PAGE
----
Nepal: Lumbini Girls School
Partnering for Girls’ Education: February 1 – July 31, 2016
September 02, 2016
Summary of Activities
Situated in Rupandehi, Nepal about 205 km from the capital city of Kathmandu, Lumbini is one of four Buddhist pilgrimage sites, and it is recognized as a World Heritage Site by UNESCO. Lumbini’s residents are predominantly Hindu, but many Buddhist shrines and monasteries from various nations are constructed around the birthplace of the Buddha. Many pilgrims from Southeast Asia, Japan, and Bhutan, along with a handful of westerners, come to Lumbini every year. However, despite the area’s global attention and appeal, Lumbini is mostly characterized by widespread poverty, limited road access, and a lack of health services and education.
As is often the case in areas lacking infrastructure and education, girls and women suffer most. Local customs in Lumbini promote gender biases and discourage girls from attending school, which limits girls’ and women’s access to proper health and sanitation education, thus also limiting their potential to improve the health and education of their families and children. Girls in Lumbini are pressured into marrying at a very young age, as early as 10, further pushing them into a life of illiteracy, poverty, and teenage pregnancies. Lumbini has been identified by UNICEF as one of the most critical areas for child marriage and discrimination against women. It also has the lowest average female literacy rate in Nepal: 18%. The lack of education for girls and women perpetuates many of Lumbini’s problems, such as severe malnutrition, lack of medical care, and high infant and mother mortality rates.
Further characteristics of girls’ lives in Lumbini:
- Girls commonly study only until 5th grade and are discouraged from pursuing any further education, partly because parents will not allow girls to be around boys after reaching a certain age. This is why separate schools for girls are needed.
- About 90% of girls in Lumbini are married before age 12. The girls are married twice to the same husband: once at age 12, and again after a period of 3-5 years. Even though the girl stays with her parents after the first marriage, her life decisions are made by her husband’s parents. This is another reason why married girls are discouraged from attending school, especially a co-ed school.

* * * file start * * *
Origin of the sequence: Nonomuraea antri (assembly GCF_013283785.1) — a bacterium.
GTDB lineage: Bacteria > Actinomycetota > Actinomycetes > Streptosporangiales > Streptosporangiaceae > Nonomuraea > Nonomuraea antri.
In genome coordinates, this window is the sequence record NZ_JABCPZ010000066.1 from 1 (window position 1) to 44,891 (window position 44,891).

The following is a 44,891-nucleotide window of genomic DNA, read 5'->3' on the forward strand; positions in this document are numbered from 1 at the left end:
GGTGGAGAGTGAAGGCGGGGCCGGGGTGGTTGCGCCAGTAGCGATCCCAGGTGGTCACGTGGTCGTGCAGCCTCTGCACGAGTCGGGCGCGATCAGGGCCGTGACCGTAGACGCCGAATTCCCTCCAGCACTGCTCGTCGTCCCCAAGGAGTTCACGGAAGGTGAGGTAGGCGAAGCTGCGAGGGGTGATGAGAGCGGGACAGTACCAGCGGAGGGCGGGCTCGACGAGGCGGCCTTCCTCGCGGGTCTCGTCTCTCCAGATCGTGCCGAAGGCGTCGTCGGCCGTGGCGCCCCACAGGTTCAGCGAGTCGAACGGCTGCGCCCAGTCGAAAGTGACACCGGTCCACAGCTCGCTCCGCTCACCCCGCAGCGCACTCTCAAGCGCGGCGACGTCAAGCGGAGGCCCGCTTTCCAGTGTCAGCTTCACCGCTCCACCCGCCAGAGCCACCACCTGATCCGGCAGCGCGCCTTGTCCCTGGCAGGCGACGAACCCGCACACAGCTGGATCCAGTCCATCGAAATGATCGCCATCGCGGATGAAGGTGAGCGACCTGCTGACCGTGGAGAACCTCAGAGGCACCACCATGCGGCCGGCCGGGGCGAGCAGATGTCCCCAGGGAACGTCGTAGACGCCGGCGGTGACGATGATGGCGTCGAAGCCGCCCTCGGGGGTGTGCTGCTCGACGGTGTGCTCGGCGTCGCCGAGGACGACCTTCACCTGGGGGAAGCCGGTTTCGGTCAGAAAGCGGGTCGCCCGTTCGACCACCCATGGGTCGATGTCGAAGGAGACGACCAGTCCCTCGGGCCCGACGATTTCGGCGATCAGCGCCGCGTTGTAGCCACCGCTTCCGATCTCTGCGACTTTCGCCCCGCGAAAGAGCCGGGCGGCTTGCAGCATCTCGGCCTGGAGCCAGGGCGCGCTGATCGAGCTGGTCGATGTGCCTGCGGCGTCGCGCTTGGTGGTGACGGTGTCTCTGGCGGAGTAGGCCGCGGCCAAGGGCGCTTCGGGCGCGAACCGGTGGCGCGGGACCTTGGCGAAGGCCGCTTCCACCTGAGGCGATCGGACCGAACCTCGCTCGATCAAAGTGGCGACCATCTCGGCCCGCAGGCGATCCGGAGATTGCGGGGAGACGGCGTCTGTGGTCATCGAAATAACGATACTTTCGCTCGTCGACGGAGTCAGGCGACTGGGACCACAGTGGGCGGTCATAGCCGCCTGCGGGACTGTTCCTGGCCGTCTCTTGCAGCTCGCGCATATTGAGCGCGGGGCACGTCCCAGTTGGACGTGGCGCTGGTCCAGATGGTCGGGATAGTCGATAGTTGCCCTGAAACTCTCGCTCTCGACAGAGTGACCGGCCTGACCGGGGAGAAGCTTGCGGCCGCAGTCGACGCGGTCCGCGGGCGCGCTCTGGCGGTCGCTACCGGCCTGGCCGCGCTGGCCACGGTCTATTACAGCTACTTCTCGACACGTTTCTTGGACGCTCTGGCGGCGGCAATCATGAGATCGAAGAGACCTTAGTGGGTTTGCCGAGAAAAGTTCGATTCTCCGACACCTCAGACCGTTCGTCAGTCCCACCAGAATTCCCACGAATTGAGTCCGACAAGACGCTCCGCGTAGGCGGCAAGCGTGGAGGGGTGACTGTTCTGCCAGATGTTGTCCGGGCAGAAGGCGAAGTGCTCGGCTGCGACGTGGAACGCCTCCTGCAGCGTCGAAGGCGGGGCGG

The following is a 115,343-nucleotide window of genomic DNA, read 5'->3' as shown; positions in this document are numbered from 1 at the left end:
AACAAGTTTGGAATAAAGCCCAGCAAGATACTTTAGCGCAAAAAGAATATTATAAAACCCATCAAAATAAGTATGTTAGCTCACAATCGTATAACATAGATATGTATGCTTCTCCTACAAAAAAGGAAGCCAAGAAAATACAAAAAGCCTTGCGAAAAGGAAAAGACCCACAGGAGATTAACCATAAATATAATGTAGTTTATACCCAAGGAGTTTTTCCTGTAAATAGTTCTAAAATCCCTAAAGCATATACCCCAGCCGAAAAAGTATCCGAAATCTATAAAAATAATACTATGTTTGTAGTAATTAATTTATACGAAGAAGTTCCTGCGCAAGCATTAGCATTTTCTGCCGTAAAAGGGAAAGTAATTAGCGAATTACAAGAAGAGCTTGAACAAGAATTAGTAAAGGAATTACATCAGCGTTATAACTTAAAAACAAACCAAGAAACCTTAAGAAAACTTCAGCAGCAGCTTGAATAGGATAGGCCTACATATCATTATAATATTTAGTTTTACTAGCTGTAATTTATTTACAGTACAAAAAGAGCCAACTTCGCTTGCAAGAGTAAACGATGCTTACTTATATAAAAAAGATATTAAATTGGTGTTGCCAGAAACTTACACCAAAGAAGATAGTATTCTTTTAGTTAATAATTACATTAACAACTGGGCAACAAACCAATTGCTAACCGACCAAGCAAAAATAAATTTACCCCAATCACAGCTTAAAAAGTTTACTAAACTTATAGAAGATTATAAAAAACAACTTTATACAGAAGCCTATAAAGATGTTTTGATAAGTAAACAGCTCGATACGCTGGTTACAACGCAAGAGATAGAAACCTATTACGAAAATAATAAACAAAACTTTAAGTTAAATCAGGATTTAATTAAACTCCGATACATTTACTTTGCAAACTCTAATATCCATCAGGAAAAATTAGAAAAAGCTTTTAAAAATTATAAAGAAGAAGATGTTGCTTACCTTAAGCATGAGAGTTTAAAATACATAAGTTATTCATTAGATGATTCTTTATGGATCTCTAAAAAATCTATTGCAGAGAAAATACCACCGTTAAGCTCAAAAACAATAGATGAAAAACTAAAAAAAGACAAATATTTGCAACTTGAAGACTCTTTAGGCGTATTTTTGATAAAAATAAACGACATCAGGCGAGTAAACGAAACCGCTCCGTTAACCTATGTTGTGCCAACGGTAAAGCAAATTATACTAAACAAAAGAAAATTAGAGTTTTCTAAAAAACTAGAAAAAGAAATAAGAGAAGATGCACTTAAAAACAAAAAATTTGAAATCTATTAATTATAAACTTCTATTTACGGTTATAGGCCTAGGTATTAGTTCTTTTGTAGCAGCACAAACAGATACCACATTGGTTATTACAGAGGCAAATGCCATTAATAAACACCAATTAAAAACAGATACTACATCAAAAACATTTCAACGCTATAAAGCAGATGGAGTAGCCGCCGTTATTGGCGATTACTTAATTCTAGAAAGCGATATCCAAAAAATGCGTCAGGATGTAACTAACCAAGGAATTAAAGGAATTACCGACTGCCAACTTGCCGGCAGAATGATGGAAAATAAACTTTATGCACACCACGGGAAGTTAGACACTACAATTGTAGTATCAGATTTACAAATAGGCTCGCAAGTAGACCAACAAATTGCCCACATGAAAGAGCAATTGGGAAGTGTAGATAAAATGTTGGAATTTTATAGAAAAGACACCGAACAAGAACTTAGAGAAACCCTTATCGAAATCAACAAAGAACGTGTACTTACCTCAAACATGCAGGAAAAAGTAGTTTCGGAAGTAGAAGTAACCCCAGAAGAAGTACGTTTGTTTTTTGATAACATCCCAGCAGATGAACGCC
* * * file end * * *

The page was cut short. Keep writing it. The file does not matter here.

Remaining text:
- Girls’ education is also minimal in the smaller Muslim community, where gender biases and a dowry system make parents reluctant to take on the additional financial burden of educating their daughters.
Making it a Priority
One of RMF’s priorities throughout our work is to improve the education and health of girls and women, especially those in marginalized, underserved communities. We know that when girls and women thrive, families and communities thrive too. Soon after the April 2015 earthquake, RMF began working with Global Karuna, a Nepali organization that focuses on educating Lumbini’s underprivileged children. After initially working with Global Karuna in emergency relief efforts, RMF began supporting the organization’s Karuna Girls’ School in Lumbini.
All Are Welcome
The school provides education to girls and women, with a curriculum that emphasizes reading, writing, computer literacy, health, hygiene, nutrition, and family planning. 11th and 12th grade classes are taught in English. The school also provides vocational training for underprivileged girls and women and for disabled women. Karuna Girls’ School is the only inclusive all-girls school in the region, where young girls of any religion and caste can meet and learn.
There are a total of 186 students. Students at Karuna Girls’ School travel to the school daily from villages located as far as 15 km away. The school offers girls a chance to continue their education from grades 6-12 (currently the school is authorized to offer all but 10th grade; it is seeking government approval to offer grade 10, and is transferring 10th grade students to other schools in the meantime), and provides vocational training to women and girls in subjects like computer literacy and tailoring.
- Each Friday, students participate in extracurricular activities. During our Kathmandu team’s most recent visit, a talent show was held, giving students a chance to showcase their talents in front of their peers.
- Music and dance classes are held after school hours. Other schools discourage girls from attending extracurricular activities, including music classes.